Most of the other German theologians and New Testament professors, however, he treated with "enlightened disdain," often marveling at their influence when their work had so little to commend it. Caird was not a "New Quester," for he had never given up on the "old quest.
The past twenty to twenty-five years have been particularly turbulent in discussions regarding "the Jesus of History and the Christ of Faith. Four important developments deserve mention - though, in many cases, what we see today tend to be revisions and reaffirmations of positions that were already taken during the past two centuries, from toas set out above.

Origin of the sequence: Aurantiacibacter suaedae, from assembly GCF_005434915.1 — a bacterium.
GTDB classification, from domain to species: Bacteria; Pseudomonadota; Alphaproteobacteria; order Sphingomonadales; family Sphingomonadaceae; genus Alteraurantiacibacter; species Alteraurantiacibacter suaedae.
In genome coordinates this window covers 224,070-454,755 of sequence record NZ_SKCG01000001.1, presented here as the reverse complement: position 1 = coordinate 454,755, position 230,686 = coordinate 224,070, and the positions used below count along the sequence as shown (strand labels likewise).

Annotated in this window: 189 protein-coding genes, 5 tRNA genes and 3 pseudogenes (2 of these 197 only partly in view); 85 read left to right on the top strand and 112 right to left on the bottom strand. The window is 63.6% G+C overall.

One prominent position today is that of Marcus J. Borg, who in his book Jesus, A New Vision 6 argues that Jesus was a charismatic healer or "holy person," a subversive sage who undermined conventional wisdom and taught an alternative wisdom, a social prophet, and an initiator of a movement the purpose of which was the revitalization of Israel.
In effect, he was the revealer of a new experience of God and his Spirit, a vision that was first revealed by Jesus to Judaism. Borg completed his doctorate under Caird at Oxford, defending in a dissertation 7 that followed closely the approach of his mentor, and argued for Jesus as a social prophet whose vision was the revitalization of the nation Israel.
It is a vision of Jesus that resonates with much of liberal theology today and is widely proclaimed. Another stance is that of Richard A. Horsley, who presents Jesus as a social revolutionary in the Jewish and Greco-Roman worlds of his day, whose message in its principles has important ramifications for our day.